I received this book for free from the publisher in exchange for an honest review. This does not affect my opinion of the book or the content of my review.
Published by HarperTeen on April 15, 2014
Source: the publisher
Josephine Hemlock has spent the last 10 years hiding from the Curse that killed her mother. But when a mysterious man arrives at her ivy-covered, magic-fortified home, it’s clear her mother’s killer has finally come to destroy the rest of the Hemlock bloodline. Before Jo can even think about fighting back, she must figure out who she’s fighting in the first place. The more truth Jo uncovers, the deeper she falls into witchcraft darker than she ever imagined. Trapped and running out of time, she begins to wonder if the very Curse that killed her mother is the only way to save everyone she loves.
House of Ivy & Sorrow blew me away! It was fast-paced, dark and intriguing. It was darker than any witch book I’ve ever read, with fascinating takes on witchcraft. I devoured it – literally, every time I sat down to read it, I read huge chunks of it at a time (60-100 pages per hour) – and for me, that’s fast!
Josephine was an amazing character. She was smart, resourceful and always conscious of the consequences of magic. She didn’t stand by, waiting for others to save her; she did what she had to to ensure her survival, as well as to protect her loved ones. Her friends, Kat and Gwen, were amazing, as well. They were more like sisters than friends and that played a significant role in the end of the book. Their sisterhood reminded me so much of the television show Charmed and that made me love it even more!
I loved Winn so, so much. He and Josephine were absolutely adorable. There were so many ups and downs with their storyline, though, I had a few moments where I was ready to sob like a baby. But I’m definitely pleased with how things ended for them. And though I was Team Winn throughout most of the book, I did seriously love Levi. If this was part of a series, I could see him being the second love interest in a love triangle and then I’d root for him all the way until the end!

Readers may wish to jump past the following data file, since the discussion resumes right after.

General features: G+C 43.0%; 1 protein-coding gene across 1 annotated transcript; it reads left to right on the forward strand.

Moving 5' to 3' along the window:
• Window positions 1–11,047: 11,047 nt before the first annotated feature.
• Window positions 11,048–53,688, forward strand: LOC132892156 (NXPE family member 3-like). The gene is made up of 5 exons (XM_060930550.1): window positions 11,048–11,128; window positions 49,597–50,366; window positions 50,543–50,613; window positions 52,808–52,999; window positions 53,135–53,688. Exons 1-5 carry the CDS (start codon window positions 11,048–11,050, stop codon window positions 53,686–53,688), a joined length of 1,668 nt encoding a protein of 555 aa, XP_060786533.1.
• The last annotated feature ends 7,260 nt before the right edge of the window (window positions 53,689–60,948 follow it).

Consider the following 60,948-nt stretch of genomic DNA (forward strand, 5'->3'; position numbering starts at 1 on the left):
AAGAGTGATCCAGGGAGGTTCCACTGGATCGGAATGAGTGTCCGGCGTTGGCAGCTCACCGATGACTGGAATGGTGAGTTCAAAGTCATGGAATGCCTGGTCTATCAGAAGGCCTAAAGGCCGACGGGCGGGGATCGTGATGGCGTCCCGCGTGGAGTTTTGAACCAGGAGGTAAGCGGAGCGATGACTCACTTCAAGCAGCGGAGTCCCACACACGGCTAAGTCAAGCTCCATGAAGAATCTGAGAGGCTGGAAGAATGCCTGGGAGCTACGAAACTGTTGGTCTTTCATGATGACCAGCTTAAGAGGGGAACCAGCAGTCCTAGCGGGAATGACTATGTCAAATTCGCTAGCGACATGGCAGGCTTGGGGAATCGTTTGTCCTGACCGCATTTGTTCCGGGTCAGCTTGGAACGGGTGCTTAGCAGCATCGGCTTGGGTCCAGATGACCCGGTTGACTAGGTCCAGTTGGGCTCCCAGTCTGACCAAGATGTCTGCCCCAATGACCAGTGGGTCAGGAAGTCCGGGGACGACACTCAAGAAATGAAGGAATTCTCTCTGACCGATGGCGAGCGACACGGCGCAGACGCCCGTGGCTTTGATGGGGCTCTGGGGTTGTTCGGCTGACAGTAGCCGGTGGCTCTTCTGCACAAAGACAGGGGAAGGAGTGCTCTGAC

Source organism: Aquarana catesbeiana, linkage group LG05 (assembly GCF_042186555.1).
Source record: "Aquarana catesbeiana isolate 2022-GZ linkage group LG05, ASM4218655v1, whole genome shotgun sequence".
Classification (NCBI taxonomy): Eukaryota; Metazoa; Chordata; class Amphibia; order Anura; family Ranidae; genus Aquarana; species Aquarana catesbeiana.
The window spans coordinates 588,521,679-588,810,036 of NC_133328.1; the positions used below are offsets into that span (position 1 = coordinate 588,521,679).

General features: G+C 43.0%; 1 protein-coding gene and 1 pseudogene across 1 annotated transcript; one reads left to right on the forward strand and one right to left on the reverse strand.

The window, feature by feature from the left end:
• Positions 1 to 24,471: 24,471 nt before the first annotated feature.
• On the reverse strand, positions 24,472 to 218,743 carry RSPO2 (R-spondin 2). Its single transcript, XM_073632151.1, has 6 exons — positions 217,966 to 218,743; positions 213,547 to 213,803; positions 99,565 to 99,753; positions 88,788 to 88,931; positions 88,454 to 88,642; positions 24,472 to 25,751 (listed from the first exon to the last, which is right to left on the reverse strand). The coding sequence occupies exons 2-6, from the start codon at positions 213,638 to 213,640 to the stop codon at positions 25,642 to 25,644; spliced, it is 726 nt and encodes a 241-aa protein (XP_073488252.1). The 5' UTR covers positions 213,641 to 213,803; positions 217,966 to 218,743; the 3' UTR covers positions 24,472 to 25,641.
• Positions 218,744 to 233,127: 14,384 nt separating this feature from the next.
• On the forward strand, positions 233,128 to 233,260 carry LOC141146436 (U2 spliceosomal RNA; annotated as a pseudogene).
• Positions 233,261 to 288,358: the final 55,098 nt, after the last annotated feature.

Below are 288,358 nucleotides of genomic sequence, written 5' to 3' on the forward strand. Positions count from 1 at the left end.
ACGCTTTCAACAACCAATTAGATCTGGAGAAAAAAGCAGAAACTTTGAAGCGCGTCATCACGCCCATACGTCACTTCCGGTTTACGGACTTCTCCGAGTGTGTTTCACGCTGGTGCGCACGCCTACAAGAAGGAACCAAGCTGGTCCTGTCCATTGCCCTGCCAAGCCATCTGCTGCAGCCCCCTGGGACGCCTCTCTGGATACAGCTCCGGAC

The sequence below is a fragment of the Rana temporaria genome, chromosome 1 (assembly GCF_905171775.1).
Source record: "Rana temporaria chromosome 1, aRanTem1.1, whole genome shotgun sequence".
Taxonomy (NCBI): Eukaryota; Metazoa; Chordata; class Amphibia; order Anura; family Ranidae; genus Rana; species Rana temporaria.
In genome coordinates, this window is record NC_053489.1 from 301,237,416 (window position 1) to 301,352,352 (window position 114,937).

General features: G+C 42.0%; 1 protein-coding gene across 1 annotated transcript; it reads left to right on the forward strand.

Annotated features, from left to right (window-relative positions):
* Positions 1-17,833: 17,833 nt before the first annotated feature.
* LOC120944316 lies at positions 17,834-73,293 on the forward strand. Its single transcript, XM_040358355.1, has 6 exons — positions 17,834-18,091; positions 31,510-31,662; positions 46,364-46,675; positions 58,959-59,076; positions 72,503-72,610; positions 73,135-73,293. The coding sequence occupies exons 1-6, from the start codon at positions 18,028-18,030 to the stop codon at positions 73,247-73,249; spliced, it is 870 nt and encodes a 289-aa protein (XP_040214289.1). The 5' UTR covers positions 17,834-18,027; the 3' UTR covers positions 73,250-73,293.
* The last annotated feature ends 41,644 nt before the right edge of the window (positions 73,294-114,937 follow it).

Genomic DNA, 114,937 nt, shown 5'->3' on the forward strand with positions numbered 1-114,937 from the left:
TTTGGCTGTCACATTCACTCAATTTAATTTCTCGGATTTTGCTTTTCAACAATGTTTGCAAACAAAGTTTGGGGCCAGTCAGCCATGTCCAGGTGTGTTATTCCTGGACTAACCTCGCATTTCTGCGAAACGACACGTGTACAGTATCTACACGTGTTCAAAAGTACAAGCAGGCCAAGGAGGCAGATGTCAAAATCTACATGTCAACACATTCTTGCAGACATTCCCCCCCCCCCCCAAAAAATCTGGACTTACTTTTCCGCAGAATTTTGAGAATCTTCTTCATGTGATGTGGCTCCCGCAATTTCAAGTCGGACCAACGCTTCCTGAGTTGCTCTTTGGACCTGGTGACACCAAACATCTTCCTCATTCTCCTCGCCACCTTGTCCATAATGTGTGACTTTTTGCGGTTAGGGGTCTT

As I mentioned before, I loved Whipple’s take on magic and witchcraft and the idea of light versus dark and control versus consumption. The idea that all magic is evil, that it all requires a sacrifice and it all has consequences, was completely fascinating. In almost every book about witches and magic that I’ve ever read, there’s always good magic versus evil magic and good magic never seems to have consequences. So I really loved that and this was definitely a darker story because of that.
I loved the “power of the name” concept. I’ve seen this a lot in Faerie books, where knowing a person’s “true name” means you hold power over them. This was briefly touched on in this book and I found it interesting. I wish there had been more follow-through with this, though. We really didn’t find out what the consequence was for the name being revealed to the enemy. Another thing I found fascinating was the fact that Hemlock Witches only have girls and men can’t hold magic. This, like the sisterhood between Josephine, Kat and Gwen, reminded me a lot of Charmed. It’s such a fascinating idea and the way Whipple played off that and twisted it into the plot was amazing.
Overall, House of Ivy & Sorrow exceeded my expectations. I’ve been fascinated with it for months, ever since I first heard about it. I love witch stories and the cover caught my eye. After reading the book, I can safely say it is in my top five for favorite witch books. This was also my first Natalie Whipple book (I have Transparent on my TBR!) and I can say with 100% certainty that I’ll be reading everything she writes from now on. I HIGHLY recommend this book!